Business

Undeclared income is just a 'nudge' away

A 'nudge letter' is sent to taxpayers where HMRC hold information indicating that the taxpayer has income or assets previously undeclared.

QUESTION: I recently received a letter from HMRC suggesting that I may have previously undeclared bank accounts. After an exhaustive search I discovered that my pension scheme had a small bank account with a balance of £100 in it. I contacted HMRC who confirmed that this was the account in question and no further action was taken. How do HMRC obtain this information?

ANSWER: The letter you received from HMRC is known as a 'nudge letter' and it is sent to taxpayers where HMRC hold information indicating that the taxpayer has income or assets previously undeclared. In many cases HMRC do not even attempt to corroborate this evidence with the individual's tax returns, which appears to be the case in your instance.

As businesses increasingly move towards the use of data analytic technology to improve their trading performance, HMRC has not been left behind in this technology drive. HMRC has a highly sophisticated information system called Connect, which they are increasingly using to identify income or gains previously undeclared. The Connect system is essentially a spiders web, which links the various transactions that we all undertake in our day-to-day lives together, providing a pattern of financial behaviour, which if not corroborated by our declared earnings, can lead to an enquiry from HMRC. There is no hiding place from this electronic searching system as it is capable of identifying bank accounts, insurance policies, details of flights taken and cars purchased to name but a few examples.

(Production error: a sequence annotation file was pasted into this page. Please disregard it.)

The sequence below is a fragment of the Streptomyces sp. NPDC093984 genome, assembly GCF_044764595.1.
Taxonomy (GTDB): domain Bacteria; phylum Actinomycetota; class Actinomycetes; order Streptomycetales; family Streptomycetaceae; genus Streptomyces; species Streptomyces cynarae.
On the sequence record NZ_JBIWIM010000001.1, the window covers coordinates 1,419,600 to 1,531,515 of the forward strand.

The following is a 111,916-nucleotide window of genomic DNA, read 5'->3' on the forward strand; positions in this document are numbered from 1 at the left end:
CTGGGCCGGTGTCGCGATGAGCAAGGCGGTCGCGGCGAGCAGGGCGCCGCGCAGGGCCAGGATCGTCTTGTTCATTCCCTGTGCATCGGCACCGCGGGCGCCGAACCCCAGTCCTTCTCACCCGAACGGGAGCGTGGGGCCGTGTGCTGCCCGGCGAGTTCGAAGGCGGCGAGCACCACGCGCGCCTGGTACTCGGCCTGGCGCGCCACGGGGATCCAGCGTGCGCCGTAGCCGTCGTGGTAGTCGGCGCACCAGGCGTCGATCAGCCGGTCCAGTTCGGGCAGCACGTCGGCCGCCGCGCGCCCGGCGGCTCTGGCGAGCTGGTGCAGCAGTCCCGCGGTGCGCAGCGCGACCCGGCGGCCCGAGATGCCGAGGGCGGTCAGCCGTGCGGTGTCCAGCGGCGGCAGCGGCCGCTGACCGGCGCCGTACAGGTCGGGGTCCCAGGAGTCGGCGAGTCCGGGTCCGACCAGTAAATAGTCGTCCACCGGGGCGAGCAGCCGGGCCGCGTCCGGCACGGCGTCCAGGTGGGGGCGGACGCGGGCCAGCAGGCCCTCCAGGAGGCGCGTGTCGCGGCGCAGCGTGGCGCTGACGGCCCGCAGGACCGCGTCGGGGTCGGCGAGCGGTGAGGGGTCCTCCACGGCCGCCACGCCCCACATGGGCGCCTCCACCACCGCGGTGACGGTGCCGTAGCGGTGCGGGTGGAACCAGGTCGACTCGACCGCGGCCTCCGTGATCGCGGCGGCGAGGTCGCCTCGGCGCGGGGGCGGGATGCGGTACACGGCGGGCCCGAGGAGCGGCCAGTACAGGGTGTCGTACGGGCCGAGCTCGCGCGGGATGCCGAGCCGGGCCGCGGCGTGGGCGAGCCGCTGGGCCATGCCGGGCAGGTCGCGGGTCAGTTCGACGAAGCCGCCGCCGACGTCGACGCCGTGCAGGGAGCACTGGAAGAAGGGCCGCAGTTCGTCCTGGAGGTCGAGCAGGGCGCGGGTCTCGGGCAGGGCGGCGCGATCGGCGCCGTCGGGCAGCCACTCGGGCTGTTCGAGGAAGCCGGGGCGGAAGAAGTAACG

We all leave electronic trails behind us by paying for things using products such as PayPal, credit cards and taxpayers often give financial details to credit agencies when they are applying for credit to purchase cars, jewellery etc. HMRC also has access to government records such as the Driver and Vehicle Licensing Agency, the Land Registry, electricity metering details, and it also has full access to offshore financial information which is shared with it under both the Common Reporting Standard and the Crown Dependencies and Overseas Territories Automatic Tax Information Exchange.

The problem with having access to all of this information is that quite often HMRC deploy it to arrive at an incorrect conclusion and the onus is always on the taxpayer to convince the Revenue that the returns which they have submitted are correct. Doing this can often prove an expensive process as enquiries can drag on for months and even years. Notwithstanding all of this, if taxpayers make a full and proper disclosure of their income and gains on an annual basis in their tax returns they have nothing to fear. It is also good practice to make use of the 'whitespace' within tax returns to provide as much detail as possible to HMRC on certain transactions such as sales of businesses, sales of investments etc. Quite often by providing these details you can head off an unnecessary and costly enquiry.

:: Paddy Harty (p.harty@pkffpm.com) is senior director at PKF-FPM (www.pkffpm.com). The advice in this column is specific to the facts surrounding the question posed. Neither The Irish News nor the contributors accept any liability for any direct or indirect loss arising from any reliance placed on replies.

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